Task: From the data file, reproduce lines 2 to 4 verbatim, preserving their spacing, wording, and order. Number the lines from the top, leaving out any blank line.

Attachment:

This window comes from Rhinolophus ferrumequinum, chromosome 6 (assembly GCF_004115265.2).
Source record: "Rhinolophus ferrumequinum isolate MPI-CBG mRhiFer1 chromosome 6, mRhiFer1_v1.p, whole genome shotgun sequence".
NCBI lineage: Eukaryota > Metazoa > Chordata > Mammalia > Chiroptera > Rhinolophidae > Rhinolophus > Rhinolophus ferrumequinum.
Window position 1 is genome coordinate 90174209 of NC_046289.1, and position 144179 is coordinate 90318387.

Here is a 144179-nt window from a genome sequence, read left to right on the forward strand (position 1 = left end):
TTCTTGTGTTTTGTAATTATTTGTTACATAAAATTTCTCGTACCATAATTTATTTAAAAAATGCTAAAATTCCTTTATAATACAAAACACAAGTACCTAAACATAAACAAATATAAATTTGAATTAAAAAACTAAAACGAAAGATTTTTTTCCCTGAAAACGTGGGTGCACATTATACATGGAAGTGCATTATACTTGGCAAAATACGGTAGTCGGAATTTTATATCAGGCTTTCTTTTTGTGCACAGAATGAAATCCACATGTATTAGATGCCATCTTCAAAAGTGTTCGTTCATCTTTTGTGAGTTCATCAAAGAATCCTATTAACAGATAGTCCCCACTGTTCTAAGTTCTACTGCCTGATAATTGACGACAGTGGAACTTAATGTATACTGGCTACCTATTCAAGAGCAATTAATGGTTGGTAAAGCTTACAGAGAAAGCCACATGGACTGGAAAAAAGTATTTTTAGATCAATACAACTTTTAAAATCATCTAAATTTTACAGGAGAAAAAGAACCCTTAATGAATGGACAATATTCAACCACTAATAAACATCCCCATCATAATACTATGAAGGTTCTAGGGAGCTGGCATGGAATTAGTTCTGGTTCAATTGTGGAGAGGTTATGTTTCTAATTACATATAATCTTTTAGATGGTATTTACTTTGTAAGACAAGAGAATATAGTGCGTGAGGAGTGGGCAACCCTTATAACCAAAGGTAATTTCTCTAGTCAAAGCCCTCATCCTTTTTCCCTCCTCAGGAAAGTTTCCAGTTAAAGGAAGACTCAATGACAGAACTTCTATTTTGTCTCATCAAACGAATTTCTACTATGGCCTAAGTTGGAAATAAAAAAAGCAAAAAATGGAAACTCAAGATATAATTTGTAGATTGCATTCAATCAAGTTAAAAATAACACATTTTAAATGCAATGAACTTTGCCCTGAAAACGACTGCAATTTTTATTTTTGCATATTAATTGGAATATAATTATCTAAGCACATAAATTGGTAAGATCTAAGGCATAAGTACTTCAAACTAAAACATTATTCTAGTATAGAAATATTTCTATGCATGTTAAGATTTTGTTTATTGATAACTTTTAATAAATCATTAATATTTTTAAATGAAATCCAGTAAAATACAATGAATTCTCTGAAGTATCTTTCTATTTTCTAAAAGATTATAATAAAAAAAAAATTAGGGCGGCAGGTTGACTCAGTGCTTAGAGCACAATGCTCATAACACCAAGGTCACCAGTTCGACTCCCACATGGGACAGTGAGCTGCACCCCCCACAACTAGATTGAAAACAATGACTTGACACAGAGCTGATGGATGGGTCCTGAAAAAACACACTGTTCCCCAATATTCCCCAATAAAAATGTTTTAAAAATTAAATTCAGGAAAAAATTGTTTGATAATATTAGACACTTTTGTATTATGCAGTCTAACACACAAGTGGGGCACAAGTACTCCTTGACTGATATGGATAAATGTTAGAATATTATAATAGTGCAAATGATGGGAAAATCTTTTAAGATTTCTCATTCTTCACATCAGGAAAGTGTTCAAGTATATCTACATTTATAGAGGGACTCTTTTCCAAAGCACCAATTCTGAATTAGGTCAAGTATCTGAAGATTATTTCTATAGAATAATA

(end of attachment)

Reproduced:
Source record: "Rhinolophus ferrumequinum isolate MPI-CBG mRhiFer1 chromosome 6, mRhiFer1_v1.p, whole genome shotgun sequence".
NCBI lineage: Eukaryota > Metazoa > Chordata > Mammalia > Chiroptera > Rhinolophidae > Rhinolophus > Rhinolophus ferrumequinum.
Window position 1 is genome coordinate 90174209 of NC_046289.1, and position 144179 is coordinate 90318387.